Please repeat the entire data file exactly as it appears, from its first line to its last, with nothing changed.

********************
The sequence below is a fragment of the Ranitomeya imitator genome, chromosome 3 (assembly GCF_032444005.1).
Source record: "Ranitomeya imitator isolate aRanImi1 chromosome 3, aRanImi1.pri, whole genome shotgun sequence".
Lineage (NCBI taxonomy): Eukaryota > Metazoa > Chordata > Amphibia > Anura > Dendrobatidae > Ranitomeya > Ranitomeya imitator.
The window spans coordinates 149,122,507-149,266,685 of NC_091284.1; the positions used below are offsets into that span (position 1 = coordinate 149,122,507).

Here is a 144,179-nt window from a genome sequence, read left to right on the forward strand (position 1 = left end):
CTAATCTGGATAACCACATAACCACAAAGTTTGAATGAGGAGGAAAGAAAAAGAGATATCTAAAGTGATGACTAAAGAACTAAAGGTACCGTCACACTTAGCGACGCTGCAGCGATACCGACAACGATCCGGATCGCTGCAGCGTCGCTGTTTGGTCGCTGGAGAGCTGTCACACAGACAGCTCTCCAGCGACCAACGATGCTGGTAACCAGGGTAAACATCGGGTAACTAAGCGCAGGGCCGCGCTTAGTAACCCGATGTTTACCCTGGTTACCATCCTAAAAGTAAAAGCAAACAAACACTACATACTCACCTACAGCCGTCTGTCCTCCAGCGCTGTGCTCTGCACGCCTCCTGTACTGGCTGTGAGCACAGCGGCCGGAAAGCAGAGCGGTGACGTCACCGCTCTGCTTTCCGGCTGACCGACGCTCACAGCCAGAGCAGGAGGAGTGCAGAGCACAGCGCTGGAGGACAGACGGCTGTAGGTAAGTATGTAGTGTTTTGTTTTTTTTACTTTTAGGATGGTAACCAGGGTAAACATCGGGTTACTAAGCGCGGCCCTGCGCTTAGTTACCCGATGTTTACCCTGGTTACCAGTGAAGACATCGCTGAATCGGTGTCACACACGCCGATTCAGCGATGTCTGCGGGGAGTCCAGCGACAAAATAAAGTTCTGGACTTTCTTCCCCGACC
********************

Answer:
The sequence below is a fragment of the Ranitomeya imitator genome, chromosome 3 (assembly GCF_032444005.1).
Source record: "Ranitomeya imitator isolate aRanImi1 chromosome 3, aRanImi1.pri, whole genome shotgun sequence".
Lineage (NCBI taxonomy): Eukaryota > Metazoa > Chordata > Amphibia > Anura > Dendrobatidae > Ranitomeya > Ranitomeya imitator.
The window spans coordinates 149,122,507-149,266,685 of NC_091284.1; the positions used below are offsets into that span (position 1 = coordinate 149,122,507).

Here is a 144,179-nt window from a genome sequence, read left to right on the forward strand (position 1 = left end):
CTAATCTGGATAACCACATAACCACAAAGTTTGAATGAGGAGGAAAGAAAAAGAGATATCTAAAGTGATGACTAAAGAACTAAAGGTACCGTCACACTTAGCGACGCTGCAGCGATACCGACAACGATCCGGATCGCTGCAGCGTCGCTGTTTGGTCGCTGGAGAGCTGTCACACAGACAGCTCTCCAGCGACCAACGATGCTGGTAACCAGGGTAAACATCGGGTAACTAAGCGCAGGGCCGCGCTTAGTAACCCGATGTTTACCCTGGTTACCATCCTAAAAGTAAAAGCAAACAAACACTACATACTCACCTACAGCCGTCTGTCCTCCAGCGCTGTGCTCTGCACGCCTCCTGTACTGGCTGTGAGCACAGCGGCCGGAAAGCAGAGCGGTGACGTCACCGCTCTGCTTTCCGGCTGACCGACGCTCACAGCCAGAGCAGGAGGAGTGCAGAGCACAGCGCTGGAGGACAGACGGCTGTAGGTAAGTATGTAGTGTTTTGTTTTTTTTACTTTTAGGATGGTAACCAGGGTAAACATCGGGTTACTAAGCGCGGCCCTGCGCTTAGTTACCCGATGTTTACCCTGGTTACCAGTGAAGACATCGCTGAATCGGTGTCACACACGCCGATTCAGCGATGTCTGCGGGGAGTCCAGCGACAAAATAAAGTTCTGGACTTTCTTCCCCGACC